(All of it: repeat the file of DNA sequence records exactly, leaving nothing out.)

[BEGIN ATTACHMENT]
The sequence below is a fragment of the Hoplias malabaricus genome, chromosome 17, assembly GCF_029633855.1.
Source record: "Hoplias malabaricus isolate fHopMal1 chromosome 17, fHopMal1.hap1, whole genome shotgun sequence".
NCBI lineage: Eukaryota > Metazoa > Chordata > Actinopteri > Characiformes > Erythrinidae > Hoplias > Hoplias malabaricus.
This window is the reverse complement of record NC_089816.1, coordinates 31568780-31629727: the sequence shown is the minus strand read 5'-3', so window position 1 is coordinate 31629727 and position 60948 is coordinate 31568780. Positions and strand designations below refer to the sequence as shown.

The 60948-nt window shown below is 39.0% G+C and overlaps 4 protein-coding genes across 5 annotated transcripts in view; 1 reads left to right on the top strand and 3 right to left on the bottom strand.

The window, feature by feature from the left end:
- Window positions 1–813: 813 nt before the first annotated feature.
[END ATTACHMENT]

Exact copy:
The sequence below is a fragment of the Hoplias malabaricus genome, chromosome 17, assembly GCF_029633855.1.
Source record: "Hoplias malabaricus isolate fHopMal1 chromosome 17, fHopMal1.hap1, whole genome shotgun sequence".
NCBI lineage: Eukaryota > Metazoa > Chordata > Actinopteri > Characiformes > Erythrinidae > Hoplias > Hoplias malabaricus.
This window is the reverse complement of record NC_089816.1, coordinates 31568780-31629727: the sequence shown is the minus strand read 5'-3', so window position 1 is coordinate 31629727 and position 60948 is coordinate 31568780. Positions and strand designations below refer to the sequence as shown.

The 60948-nt window shown below is 39.0% G+C and overlaps 4 protein-coding genes across 5 annotated transcripts in view; 1 reads left to right on the top strand and 3 right to left on the bottom strand.

The window, feature by feature from the left end:
- Window positions 1–813: 813 nt before the first annotated feature.